Attorney General challenges ruling on Democrat primary - Must Read Alaska
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Sunday, June 13, 2021
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Attorney General challenges ruling on Democrat primary

Attorney General Jahna Lindemuth today appealed to the Alaska Supreme Court in the case of Alaska Democratic Party v. State of Alaska, which challenged a state statute requiring candidates who run in a political party’s primary to be actually registered as voters in that party.

The Alaska Democratic Party filed a suit against the State to be allowed to run unaffiliated candidates in its 2018 primary.

In October, Juneau Superior Court Judge Philip Pallenberg ruled the statute unconstitutional as it violates the Alaska Democratic Party’s First Amendment “freedom of association” with candidates who are not actual Democrats.

Lindemuth today said the matter is important enough to take to the Alaska Supreme Court for further review.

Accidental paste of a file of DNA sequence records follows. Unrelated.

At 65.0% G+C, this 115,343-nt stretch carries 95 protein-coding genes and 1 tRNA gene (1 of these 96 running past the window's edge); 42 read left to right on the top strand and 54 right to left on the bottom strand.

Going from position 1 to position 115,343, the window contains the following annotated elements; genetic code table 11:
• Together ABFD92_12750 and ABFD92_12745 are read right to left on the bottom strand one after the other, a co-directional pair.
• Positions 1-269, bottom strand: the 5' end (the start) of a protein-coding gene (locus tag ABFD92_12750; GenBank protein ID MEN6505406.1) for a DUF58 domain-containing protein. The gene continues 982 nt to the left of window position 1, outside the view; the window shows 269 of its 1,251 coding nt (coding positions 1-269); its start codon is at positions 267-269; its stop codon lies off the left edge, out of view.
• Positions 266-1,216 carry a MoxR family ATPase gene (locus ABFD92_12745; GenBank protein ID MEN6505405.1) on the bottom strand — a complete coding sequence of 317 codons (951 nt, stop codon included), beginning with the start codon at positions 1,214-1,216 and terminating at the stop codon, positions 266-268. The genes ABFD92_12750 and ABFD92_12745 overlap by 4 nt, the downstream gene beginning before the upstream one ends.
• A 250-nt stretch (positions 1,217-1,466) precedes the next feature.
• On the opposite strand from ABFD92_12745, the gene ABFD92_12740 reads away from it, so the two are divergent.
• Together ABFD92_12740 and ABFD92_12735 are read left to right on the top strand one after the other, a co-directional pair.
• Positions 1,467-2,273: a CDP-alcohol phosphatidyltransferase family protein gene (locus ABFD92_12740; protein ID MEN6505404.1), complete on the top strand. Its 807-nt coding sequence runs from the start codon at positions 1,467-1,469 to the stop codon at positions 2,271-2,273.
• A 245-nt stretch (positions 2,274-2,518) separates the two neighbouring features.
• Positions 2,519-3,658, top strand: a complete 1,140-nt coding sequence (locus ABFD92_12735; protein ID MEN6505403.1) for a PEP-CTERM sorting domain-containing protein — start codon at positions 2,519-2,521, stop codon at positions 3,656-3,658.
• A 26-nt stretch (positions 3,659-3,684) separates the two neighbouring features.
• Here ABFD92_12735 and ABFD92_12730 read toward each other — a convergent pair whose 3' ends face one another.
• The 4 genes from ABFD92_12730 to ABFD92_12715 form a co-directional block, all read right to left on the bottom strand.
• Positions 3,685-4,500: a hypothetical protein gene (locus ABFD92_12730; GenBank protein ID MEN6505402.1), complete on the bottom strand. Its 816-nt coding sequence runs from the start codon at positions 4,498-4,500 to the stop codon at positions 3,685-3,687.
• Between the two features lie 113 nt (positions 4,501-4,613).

“We don’t agree with the superior court that the party membership requirement in state statute places an unconstitutional burden on political parties,” she said in a statement.

This story will be updated.

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Suzanne Downing had careers in business and journalism before serving as the Director of Faith and Community-based Initiatives for Florida Gov. Jeb Bush and returning to Alaska to serve as speechwriter for Gov. Sean Parnell. Born on the Oregon coast, she moved to Alaska in 1969.

Latest comments

  • If you don’t stand for something, you’ll fall for anything. What does Gov.Talker stand for?

  • I’m finding this whole matter fascinating. I wonder: AG Lindemuth says the party membership requirement is not an unconstitutional burden — but have they said why there should be sucha a requirement in the first place? What’s the state’s interest here?

  • The irony in the photo…

  • Especially suspect as the Dems have been enjoying a publicly funded primary for years, just like the Reps, they both colluded to set up the system and have no problem manipulating it to suit their narrow political agenda.

    • That does seem a fair distinction. If you want the state to pay for your political parties primary you only let people in your party run in the primary.

      If you pay for your primary out of your own pocket then you have 100% control of who runs. See the classic case Beggers v Choosers.

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